Is Political Correctness Hurting Innovation? Tech Figure Makes a Controversial Case

December 14, 2017, 10:45 PM UTC
Tech And Media Elites Attend Allen And Company Annual Meetings In Idaho
SUN VALLEY, ID - JULY 11: Sam Altman, chief executive officer of Y Combinator, speaks to reporters on the first day of the annual Allen & Company Sun Valley Conference, July 11, 2017 in Sun Valley, Idaho. Every July, some of the world's most wealthy and powerful businesspeople from the media, finance, technology and political spheres converge at the Sun Valley Resort for the exclusive weeklong conference. (Photo by Drew Angerer/Getty Images)
Drew Angerer/Getty Images

Smart people are leaving the San Francisco Bay Area because of its hostility to free and open speech. That’s the view of Sam Altman, a prominent figure in the tech world, who published a controversial essay on Wednesday decrying the region’s allegedly oppressive social climate.

Altman, who is the head of elite Y Combinator startup accelerator program, is already facing a backlash from others in the tech industry over the essay and its claim that the Bay Area has become too “toxic” for those in fields like genetic engineering. Other incendiary passages include:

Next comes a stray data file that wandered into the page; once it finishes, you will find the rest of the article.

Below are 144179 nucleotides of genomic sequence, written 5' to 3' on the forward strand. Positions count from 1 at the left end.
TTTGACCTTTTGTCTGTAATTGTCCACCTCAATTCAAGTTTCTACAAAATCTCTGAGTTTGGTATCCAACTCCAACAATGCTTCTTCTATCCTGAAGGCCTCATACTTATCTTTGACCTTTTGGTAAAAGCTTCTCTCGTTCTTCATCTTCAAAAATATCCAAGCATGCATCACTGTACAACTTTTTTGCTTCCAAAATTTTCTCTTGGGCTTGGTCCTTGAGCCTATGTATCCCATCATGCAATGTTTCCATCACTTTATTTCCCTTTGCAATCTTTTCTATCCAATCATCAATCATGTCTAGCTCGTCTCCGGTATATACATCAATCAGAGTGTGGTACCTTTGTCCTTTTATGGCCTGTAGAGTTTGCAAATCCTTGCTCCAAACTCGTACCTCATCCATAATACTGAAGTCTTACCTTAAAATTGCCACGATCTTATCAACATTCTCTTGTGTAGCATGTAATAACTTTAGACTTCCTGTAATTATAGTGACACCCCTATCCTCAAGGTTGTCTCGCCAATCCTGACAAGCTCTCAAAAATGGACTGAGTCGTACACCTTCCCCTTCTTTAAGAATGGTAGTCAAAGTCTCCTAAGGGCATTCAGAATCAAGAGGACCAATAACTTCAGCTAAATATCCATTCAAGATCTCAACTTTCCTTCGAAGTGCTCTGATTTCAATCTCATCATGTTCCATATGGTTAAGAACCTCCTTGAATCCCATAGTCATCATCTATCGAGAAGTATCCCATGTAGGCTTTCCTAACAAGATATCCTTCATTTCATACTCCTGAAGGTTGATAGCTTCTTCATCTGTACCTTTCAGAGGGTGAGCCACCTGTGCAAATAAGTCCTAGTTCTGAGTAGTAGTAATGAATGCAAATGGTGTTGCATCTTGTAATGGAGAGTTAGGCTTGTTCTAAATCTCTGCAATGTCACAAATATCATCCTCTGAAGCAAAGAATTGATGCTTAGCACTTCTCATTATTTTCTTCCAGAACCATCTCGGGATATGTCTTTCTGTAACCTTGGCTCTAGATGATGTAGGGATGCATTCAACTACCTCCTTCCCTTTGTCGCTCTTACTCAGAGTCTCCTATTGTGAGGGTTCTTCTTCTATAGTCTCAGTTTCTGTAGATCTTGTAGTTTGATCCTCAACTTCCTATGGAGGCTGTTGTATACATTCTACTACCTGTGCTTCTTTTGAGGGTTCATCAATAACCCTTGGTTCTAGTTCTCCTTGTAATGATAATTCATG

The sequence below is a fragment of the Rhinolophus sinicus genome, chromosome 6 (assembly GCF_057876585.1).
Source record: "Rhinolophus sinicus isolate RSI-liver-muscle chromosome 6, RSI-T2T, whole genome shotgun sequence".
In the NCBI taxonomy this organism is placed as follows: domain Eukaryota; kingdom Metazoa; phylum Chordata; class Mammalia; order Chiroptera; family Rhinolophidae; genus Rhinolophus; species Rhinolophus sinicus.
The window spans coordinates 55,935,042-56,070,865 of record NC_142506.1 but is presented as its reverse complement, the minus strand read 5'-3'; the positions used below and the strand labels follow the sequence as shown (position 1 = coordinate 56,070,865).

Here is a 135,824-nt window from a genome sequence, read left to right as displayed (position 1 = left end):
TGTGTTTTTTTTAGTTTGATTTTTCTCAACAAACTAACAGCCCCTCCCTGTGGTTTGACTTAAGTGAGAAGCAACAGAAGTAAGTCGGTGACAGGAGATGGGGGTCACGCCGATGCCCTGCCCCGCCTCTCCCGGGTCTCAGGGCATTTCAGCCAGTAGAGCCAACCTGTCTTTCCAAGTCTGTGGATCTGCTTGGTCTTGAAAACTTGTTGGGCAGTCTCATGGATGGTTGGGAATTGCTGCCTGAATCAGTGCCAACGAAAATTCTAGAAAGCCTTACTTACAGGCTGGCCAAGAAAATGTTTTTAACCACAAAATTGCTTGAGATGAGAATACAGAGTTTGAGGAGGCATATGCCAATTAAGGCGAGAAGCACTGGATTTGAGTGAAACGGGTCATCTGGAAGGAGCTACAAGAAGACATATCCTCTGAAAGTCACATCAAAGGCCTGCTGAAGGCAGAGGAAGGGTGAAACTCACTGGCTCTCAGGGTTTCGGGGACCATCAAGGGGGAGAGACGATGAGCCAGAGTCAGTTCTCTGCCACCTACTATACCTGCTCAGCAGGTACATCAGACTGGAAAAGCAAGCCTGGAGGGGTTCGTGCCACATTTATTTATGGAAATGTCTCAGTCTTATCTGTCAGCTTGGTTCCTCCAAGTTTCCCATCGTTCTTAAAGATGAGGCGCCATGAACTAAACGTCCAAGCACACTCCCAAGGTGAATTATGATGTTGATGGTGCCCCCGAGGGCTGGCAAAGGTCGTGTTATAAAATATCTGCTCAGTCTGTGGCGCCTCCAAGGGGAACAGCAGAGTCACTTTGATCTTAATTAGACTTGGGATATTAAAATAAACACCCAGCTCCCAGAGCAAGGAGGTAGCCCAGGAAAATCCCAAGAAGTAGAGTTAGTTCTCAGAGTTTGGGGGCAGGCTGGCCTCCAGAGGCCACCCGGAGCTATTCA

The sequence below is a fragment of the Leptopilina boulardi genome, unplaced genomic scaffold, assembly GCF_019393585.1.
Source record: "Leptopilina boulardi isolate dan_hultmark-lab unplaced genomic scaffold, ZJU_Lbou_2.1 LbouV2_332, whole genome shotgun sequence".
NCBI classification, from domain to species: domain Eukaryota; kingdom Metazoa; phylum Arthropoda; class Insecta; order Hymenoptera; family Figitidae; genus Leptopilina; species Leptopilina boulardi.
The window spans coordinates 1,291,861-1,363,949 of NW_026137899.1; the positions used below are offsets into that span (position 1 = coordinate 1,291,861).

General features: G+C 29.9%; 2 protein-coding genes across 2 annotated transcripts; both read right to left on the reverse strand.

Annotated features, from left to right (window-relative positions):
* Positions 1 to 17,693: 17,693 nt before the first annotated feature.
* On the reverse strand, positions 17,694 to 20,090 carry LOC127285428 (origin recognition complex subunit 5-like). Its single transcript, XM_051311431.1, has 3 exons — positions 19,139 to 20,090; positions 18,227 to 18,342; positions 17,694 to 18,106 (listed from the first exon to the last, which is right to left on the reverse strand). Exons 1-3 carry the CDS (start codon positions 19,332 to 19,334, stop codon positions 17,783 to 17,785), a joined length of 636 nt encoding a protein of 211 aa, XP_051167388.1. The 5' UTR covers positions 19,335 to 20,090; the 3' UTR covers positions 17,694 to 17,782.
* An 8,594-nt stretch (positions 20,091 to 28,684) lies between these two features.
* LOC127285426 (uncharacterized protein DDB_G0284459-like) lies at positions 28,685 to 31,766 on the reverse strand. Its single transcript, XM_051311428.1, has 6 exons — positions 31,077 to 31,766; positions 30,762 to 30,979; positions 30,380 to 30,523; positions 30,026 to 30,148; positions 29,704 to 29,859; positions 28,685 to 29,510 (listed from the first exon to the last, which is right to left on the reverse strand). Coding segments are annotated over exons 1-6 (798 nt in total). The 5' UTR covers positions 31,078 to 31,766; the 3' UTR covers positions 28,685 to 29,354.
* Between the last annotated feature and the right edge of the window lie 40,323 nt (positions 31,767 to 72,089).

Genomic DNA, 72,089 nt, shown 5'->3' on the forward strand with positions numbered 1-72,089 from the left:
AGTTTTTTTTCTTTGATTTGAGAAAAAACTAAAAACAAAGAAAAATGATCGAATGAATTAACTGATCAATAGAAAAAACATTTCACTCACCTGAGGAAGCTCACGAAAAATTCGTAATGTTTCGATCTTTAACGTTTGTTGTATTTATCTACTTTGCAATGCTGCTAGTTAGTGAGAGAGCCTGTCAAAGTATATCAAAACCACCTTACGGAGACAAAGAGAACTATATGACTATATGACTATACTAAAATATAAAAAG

I felt more comfortable discussing controversial ideas in Beijing than in San Francisco. I didn’t feel completely comfortable—this was China, after all—just more comfortable than at home.

That showed me just how bad things have become, and how much things have changed since I first got started here in 2005. [..]

This is uncomfortable, but it’s possible we have to allow people to say disparaging things about gay people if we want them to be able to say novel things about physics. [1] Of course we can and should say that ideas are mistaken, but we can’t just call the person a heretic. We need to debate the actual idea.

Much of the essay is more measured, calling for more vigorous public debate, and noting that geniuses like Isaac Newton often held crackpot ideas like alchemy even as they developed brilliant ones. It concludes by saying “political correctness often comes from a good place…but too often it ends up being used as a club,” and by suggesting San Francisco would have stifled the anonymous founder of bitcoin. (While Altman claims he knows innovators who left the city over its culture, he doesn’t provide names).

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Altman’s essay quickly attracted a fierce response on social media. Twitter users assailed him as insensitive and embodying a negative stereotype of tech industry absorption:

Some, however, agreed that San Francisco’s embrace of political correctness has gone too far and become an impediment to the free exchange of ideas. Others suggested the backlash to Altman’s essay was proving his point:

More broadly, the uproar over Altman’s essay coincides with a civil war of sorts among Silicon Valley’s tech community. One side claims the industry hasn’t done enough to address its reputation for sexism and social insensitivity, while the other argues the reformers have become censorious zealots.

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